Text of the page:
67. Mr. Truth
    Posted April 2, 2009 at 10:16 am | Permalink

    Bear McCreary would be excellent. His work on both Battlestar Galactica and Terminator: The Sarah Connor Chronicles are some of the best musical scores on television. If they got him to do ASOFAI I would buy every soundtrack!

  68. Anonymous
    Posted April 2, 2009 at 12:34 pm | Permalink

    Qyburn would not work well with Dr Feelgood.

  69. KC
    Posted April 3, 2009 at 11:13 am | Permalink

    Gotta disagree with the person who said it’s the least important factor in the show. A good score can absolutely make or break a series.

  70. Aoede
    Posted April 3, 2009 at 11:31 am | Permalink

    KC: “Least important” does not mean “unimportant”. It IS the least important factor; speaking on my own behalf, if I’d meant “unimportant” I wouldn’t have bothered to include it as a factor at all. Capice?

  71. Anonymous
    Posted April 3, 2009 at 4:59 pm | Permalink

    They should get someone like…

    Clint Mansell (http://www.youtube.com/watch?v=xE0UA8RREX4&feature=related)

    Just imagine this song for the Red Wedding, he has some really good songs that would fit in well as background music

  72. KC
    Posted April 3, 2009 at 7:19 pm | Permalink

    Don’t believe I actually said “unimportant” either, I just thoroughly disagree that it’s the least important. I’d take crappy FX and even sub-par sets and costumes over a bad score any day. The score is much more tied up in the emotional arc of any given episode, and of the series in general, which I think in the end can easily overcome crappy production values. There have been plenty of good shows with bad production values and bad shows with good ones, but a score can absolutely sink an episode of television, or conversely elevate it far above where it would have been without one.

  73. Eric
    Posted April 3, 2009 at 8:20 pm | Permalink

    I don’t think they are going to take any pre-existing music and use that.

    Simply put, a well done soundtrack or score can add a lot to show/movie. By well done, I mean using the music in the right way to add to scenes when appropriate and have nothing playing when it is appropriate.

    On the other end of the spectrum, a poor soundtrack can hurt a show or movie just as much.

    I just want to see them do the show right, however that ends up being done. Music or no music, just get it right.

  74. Anonymous
    Posted April 4, 2009 at 6:29 am | Permalink

    Needn’t divide ‘medieval’ and ‘traditional’. A good composer could easily incorporate medieval elements (modal melodies, a sparser timbre, chant) while making them more acceptable for modern audiences.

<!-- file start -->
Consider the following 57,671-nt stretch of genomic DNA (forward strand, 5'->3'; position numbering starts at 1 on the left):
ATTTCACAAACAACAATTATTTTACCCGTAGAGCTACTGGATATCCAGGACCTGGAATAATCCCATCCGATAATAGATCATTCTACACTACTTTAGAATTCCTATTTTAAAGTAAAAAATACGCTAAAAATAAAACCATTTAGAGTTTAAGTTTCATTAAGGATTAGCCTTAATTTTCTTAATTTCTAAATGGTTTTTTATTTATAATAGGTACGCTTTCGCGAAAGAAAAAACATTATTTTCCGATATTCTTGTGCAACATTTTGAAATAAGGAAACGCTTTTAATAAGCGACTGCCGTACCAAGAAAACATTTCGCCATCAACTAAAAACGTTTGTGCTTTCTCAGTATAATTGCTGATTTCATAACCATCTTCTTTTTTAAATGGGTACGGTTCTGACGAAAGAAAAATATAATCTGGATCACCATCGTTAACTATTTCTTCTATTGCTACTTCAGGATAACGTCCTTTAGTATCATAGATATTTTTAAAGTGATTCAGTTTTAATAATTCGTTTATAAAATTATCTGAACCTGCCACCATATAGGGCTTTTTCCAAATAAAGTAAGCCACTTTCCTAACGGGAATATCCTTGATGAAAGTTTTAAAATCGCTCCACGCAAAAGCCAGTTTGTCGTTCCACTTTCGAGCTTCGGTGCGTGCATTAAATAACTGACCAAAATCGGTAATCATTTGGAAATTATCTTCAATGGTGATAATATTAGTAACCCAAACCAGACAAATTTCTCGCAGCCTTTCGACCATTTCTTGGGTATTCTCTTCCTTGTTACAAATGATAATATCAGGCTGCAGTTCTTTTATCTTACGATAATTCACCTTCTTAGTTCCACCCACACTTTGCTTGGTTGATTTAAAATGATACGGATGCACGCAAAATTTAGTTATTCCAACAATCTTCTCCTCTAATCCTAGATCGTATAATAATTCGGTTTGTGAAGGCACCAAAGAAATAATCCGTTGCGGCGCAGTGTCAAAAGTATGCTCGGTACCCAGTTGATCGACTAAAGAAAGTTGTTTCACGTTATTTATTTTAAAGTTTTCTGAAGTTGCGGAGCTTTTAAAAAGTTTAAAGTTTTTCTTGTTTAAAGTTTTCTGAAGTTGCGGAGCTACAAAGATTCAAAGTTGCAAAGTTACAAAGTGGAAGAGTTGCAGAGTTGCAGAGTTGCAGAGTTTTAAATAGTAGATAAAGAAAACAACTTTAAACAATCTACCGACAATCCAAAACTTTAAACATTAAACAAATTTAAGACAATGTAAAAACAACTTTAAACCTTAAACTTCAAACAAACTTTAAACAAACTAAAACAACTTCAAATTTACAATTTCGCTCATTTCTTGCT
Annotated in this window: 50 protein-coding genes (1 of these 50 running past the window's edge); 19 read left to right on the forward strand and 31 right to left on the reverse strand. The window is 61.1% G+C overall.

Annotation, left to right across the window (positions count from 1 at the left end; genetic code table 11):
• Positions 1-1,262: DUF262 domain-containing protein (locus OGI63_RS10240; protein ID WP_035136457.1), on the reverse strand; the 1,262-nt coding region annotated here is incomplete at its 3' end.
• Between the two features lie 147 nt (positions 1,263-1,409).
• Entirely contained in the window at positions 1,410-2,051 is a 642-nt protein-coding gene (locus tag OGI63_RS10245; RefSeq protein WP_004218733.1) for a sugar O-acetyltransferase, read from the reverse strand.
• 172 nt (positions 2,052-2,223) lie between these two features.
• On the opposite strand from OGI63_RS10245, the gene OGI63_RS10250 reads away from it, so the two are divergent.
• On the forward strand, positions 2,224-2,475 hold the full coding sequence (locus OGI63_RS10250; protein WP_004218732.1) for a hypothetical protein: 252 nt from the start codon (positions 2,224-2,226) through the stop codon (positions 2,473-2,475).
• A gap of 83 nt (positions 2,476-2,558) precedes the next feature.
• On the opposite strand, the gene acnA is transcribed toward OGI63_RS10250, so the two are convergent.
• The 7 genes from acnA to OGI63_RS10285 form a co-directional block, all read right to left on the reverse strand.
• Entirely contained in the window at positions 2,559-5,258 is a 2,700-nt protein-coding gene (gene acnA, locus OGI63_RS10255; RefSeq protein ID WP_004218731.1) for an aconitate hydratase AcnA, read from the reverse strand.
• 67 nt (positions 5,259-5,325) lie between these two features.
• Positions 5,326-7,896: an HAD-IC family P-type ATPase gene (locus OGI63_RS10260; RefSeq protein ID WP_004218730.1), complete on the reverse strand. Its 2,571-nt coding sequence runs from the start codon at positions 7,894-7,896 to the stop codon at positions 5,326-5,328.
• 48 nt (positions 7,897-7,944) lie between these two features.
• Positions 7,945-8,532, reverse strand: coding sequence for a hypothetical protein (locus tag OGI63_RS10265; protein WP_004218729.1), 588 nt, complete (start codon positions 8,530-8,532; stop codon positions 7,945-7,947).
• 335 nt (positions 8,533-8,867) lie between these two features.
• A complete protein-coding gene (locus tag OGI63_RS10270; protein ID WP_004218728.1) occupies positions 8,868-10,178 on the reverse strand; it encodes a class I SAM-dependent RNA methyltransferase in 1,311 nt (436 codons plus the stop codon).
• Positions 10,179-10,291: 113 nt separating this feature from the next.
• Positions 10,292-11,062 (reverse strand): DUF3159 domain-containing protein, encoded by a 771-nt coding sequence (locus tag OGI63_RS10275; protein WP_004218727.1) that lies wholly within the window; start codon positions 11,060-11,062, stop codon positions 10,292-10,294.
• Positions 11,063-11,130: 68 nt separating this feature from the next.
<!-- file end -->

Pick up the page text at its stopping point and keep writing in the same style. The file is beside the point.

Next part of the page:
That said, don’t rule out ‘no score’. I would have mocked the idea if I hadn’t spent a week watching the Wire, which has no score. I could easily see it be diagetic music with additional ‘point music’, as it were, for certain scenes.

    Partly I say this because I’m tired of swelling Romantic lushness in every TV show or film I watch. It rarely adds to the effect. Take BSG – I loved the short, sparse, drum cues it had (and All Along the Watchtower was brilliant), but cried internally when the terribly cliched irish love song music came in for the Adamas. Please! It’s been nearly 100 years! DO SOMETHING DIFFERENT!

    Yes, a score can be a wonderful thing. Williams made Star Wars. I suspect that Glass made the Truman Show (yes, it had great ideas and acting, but the climax wouldn’t have worked, imo, without Glass’ inspired transcendental score, and the choice of the Mozart march was genius). Band of Brothers would have been greatly diminished without Kamen, and some parts of it wouldn’t have worked at all (his reorchestration of When I Am Laid in Earth really made the death camp episode – a song that can bring tears by itself in any circumstances, although I wish Purcell had been credited more fully). Goldsmith maybe made LA Confidential; Zimmer definitely made Gladiator (if only he hadn’t reused the same music in every film). But Kamen and Glass and Williams are great composers. A score can break a scene more easily than it can make it, especially when people lean on it too much.

    Those who doubt that medieval music can be affective with a modern audience, incidentally, should go and listen to the original When I Am Laid in Earth, which is devastating – although of course it’s far too late for the time period.

    I loved A Knight’s Tale, though I don’t like pop/rock music – the score was perfect for the film and the story. But it wouldn’t be for ASOIAF.

  75. Rer
    Posted April 6, 2009 at 12:11 am | Permalink

    I feel that the music shouldn’t be done in medieval style for two reasons…

    1.- The book is a fantasy novel and has no christian influence which permeates the monophonic style of music. So medieval music wouldn’t fit very well in world without a christian church or our traditional god.

    2.- Medieval music is god awful, through most of this period the music was picked due to a lack of metal strings. Also the music followed no guide lines to rhythm or harmony and was largely flat in its sound and sounded very chant like. Listen to some of the authentic music from the period, and I mean authentic and not the stuff you see on TV or a ren fair, because it’s god awful.

    Until the Renaissance era began music was very amateur in nature and to add in the fact that it was monotone also makes it very unpleasant to most people who are accustomed to music from scale with proper pitch, tone and harmony.